This paper explains the theory of total quality management (TQM) and provides guidance on how to use TQM and its tools in the correctional organization.
TQM involves interlocking assumptions about quality, people, organizations, and process. In the public sector, TQM involves all that an organization, a society, or a community does that determines its reputation. TQM is a total system of quality improvement that bases decisionmaking on factual data, not opinion or impression. It embraces all that an organization does to achieve continuing performance improvement, and it encompasses all of the organization's employees and their functions. When applied to corrections organizations, TQM involves working with suppliers, elected officials, taxpayers, staff, and inmates to ensure that work processes are related to the goals that define success. Further, it requires continuous assessment of employee work processes in order to improve performance and reduce variations. It also involves regular communication with customers in an effort to identify and understand what they want and how they define quality. The implementation of TQM in a correctional organization requires leadership that will develop and publish clear organizational beliefs and objectives, develop proven strategies and plans for achieving the objectives, identify activities whose effective performance is critical to achieving objectives, review the management structure, empower the staff, develop performance standards, train employees in the principles of TQM, mount organization-wide improvements, and measure performance. This paper includes outlines of how the U.S. States of Florida, Iowa, and Ohio have implemented TQM in corrections. 5 references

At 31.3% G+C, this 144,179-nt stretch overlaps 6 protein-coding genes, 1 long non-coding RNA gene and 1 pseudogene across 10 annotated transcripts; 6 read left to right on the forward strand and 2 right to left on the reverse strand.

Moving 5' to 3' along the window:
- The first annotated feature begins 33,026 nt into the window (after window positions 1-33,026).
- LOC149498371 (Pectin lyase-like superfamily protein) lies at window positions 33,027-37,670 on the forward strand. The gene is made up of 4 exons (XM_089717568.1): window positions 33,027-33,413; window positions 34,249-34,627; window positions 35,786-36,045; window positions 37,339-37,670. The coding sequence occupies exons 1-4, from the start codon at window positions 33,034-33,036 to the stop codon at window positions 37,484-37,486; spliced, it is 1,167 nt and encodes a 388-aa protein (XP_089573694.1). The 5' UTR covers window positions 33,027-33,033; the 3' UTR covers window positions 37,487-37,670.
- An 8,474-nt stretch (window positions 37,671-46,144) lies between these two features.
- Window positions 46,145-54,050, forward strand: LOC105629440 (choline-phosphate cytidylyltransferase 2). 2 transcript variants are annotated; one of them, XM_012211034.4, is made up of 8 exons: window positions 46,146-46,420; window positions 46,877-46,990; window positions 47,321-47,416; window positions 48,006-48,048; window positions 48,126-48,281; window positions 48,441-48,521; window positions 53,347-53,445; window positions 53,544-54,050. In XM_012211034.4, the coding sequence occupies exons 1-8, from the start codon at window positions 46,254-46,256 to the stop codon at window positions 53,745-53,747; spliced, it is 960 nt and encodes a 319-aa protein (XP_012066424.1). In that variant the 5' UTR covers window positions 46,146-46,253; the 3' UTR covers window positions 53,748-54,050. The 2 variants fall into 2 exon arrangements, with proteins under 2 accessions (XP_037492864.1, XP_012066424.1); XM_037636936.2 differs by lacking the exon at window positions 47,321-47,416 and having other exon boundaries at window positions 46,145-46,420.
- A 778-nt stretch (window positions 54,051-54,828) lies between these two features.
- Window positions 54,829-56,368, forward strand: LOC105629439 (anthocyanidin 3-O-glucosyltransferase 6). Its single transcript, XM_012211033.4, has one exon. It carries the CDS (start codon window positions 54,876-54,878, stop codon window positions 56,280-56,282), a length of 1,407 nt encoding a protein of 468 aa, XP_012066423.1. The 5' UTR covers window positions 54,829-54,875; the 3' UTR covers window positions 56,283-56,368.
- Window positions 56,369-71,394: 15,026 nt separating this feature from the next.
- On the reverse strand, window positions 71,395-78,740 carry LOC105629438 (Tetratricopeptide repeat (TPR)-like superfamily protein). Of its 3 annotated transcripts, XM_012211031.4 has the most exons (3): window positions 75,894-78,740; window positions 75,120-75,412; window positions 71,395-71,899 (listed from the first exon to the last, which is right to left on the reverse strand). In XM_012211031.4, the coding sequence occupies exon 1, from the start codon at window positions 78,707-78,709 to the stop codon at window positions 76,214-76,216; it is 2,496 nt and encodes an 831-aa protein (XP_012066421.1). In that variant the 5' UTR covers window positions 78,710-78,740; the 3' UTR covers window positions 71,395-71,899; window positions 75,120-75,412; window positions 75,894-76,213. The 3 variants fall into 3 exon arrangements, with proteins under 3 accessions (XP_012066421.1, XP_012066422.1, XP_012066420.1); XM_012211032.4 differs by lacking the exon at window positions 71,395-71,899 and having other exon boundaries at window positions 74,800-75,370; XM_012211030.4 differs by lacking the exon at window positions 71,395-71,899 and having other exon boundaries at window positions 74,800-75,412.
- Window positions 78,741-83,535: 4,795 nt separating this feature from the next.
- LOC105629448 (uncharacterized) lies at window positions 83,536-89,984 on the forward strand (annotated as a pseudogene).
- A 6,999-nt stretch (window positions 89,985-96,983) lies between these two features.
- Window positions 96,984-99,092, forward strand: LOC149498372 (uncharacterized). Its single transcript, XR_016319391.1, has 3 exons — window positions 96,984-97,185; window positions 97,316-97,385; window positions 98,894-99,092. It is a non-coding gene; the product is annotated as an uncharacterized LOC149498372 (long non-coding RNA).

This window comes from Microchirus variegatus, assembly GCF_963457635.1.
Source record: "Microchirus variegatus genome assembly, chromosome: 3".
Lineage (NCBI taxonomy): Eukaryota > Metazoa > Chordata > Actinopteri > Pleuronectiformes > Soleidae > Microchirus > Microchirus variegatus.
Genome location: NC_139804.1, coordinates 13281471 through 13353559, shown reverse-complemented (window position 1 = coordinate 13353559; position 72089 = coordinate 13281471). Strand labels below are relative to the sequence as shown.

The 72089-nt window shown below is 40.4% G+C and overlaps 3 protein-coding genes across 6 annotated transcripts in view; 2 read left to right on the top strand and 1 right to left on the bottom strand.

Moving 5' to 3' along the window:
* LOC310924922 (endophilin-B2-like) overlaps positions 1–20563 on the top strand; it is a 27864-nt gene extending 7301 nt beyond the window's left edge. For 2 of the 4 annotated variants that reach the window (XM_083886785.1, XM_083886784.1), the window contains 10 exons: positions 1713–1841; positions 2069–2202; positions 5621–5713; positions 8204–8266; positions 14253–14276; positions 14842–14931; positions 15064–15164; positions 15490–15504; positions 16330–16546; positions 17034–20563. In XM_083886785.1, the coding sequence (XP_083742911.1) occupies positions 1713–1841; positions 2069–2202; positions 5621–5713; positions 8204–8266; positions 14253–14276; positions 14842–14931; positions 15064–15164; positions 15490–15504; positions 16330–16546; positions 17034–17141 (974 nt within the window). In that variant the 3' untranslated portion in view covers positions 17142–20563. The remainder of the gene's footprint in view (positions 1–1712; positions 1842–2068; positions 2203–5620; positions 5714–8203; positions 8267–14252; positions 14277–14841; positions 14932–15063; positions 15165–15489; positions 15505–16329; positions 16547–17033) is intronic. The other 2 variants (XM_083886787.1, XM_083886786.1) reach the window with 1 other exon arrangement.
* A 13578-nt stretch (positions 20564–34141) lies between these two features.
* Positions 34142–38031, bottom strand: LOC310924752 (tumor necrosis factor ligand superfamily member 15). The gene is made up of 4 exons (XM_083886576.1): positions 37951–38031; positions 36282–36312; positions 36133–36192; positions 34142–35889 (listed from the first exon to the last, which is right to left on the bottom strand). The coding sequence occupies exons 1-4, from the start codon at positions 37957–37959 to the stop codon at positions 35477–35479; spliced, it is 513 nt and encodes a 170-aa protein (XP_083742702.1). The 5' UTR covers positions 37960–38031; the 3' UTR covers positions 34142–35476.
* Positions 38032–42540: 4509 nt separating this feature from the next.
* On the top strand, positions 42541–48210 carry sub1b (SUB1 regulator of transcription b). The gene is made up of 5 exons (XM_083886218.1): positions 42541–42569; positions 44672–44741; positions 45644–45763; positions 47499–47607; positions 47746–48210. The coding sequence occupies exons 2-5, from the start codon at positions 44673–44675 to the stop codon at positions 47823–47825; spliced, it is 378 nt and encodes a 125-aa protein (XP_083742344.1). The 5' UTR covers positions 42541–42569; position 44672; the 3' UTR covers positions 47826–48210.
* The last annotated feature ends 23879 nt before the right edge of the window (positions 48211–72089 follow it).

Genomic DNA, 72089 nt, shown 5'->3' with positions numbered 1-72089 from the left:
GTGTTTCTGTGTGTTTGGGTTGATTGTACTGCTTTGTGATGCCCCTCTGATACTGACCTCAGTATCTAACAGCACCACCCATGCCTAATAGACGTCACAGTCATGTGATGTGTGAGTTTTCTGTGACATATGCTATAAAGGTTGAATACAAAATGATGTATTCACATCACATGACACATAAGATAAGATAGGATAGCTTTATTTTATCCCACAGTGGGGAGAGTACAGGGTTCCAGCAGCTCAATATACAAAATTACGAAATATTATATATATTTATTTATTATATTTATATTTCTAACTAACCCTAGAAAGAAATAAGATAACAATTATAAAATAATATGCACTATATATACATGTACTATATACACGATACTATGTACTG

- The North Carolina Youth Violence Prevention Center: Using a Multifaceted, Ecological Approach to Reduce Youth Violence in Impoverished, Rural Areas
- Cuyahoga County, Ohio, Heroin and Crime Initiative: Informing the Investigation and Prosecution of Heroin-Related Overdose, Research Abstract
- Traumatic Incidents and Experiences of Racism and Sexism: Examining Associations with Components of Critical Consciousness for System-Involved Girls of Color